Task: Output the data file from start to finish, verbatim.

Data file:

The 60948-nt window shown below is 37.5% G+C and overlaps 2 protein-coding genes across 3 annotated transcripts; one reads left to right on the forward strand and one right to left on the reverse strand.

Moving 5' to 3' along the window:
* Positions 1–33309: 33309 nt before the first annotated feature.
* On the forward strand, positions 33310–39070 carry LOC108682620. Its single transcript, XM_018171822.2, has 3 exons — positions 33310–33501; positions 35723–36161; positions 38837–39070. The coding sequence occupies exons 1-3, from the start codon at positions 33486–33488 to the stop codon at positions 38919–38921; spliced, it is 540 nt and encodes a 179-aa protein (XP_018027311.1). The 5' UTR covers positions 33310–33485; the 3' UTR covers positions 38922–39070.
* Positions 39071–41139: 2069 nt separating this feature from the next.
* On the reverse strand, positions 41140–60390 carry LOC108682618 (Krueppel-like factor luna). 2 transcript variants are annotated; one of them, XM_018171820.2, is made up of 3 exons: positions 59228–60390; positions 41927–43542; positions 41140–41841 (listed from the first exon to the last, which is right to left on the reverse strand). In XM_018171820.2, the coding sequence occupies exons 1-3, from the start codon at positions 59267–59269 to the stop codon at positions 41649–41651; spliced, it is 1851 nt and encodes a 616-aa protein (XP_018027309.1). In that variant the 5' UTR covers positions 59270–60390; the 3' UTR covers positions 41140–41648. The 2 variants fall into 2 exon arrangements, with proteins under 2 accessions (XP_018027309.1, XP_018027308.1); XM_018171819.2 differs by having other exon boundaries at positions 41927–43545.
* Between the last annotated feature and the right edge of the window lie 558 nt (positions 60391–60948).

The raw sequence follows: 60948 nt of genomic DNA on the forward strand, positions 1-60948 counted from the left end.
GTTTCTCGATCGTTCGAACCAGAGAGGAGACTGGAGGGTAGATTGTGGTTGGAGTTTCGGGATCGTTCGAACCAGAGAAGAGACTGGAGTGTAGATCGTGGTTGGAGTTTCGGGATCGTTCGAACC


The 60948-nt window shown below is 37.5% G+C and overlaps 2 protein-coding genes across 3 annotated transcripts; one reads left to right on the forward strand and one right to left on the reverse strand.

Moving 5' to 3' along the window:
* Positions 1–33309: 33309 nt before the first annotated feature.
* On the forward strand, positions 33310–39070 carry LOC108682620. Its single transcript, XM_018171822.2, has 3 exons — positions 33310–33501; positions 35723–36161; positions 38837–39070. The coding sequence occupies exons 1-3, from the start codon at positions 33486–33488 to the stop codon at positions 38919–38921; spliced, it is 540 nt and encodes a 179-aa protein (XP_018027311.1). The 5' UTR covers positions 33310–33485; the 3' UTR covers positions 38922–39070.
* Positions 39071–41139: 2069 nt separating this feature from the next.
* On the reverse strand, positions 41140–60390 carry LOC108682618 (Krueppel-like factor luna). 2 transcript variants are annotated; one of them, XM_018171820.2, is made up of 3 exons: positions 59228–60390; positions 41927–43542; positions 41140–41841 (listed from the first exon to the last, which is right to left on the reverse strand). In XM_018171820.2, the coding sequence occupies exons 1-3, from the start codon at positions 59267–59269 to the stop codon at positions 41649–41651; spliced, it is 1851 nt and encodes a 616-aa protein (XP_018027309.1). In that variant the 5' UTR covers positions 59270–60390; the 3' UTR covers positions 41140–41648. The 2 variants fall into 2 exon arrangements, with proteins under 2 accessions (XP_018027309.1, XP_018027308.1); XM_018171819.2 differs by having other exon boundaries at positions 41927–43545.
* Between the last annotated feature and the right edge of the window lie 558 nt (positions 60391–60948).

The raw sequence follows: 60948 nt of genomic DNA on the forward strand, positions 1-60948 counted from the left end.
GTTTCTCGATCGTTCGAACCAGAGAGGAGACTGGAGGGTAGATTGTGGTTGGAGTTTCGGGATCGTTCGAACCAGAGAAGAGACTGGAGTGTAGATCGTGGTTGGAGTTTCGGGATCGTTCGAACC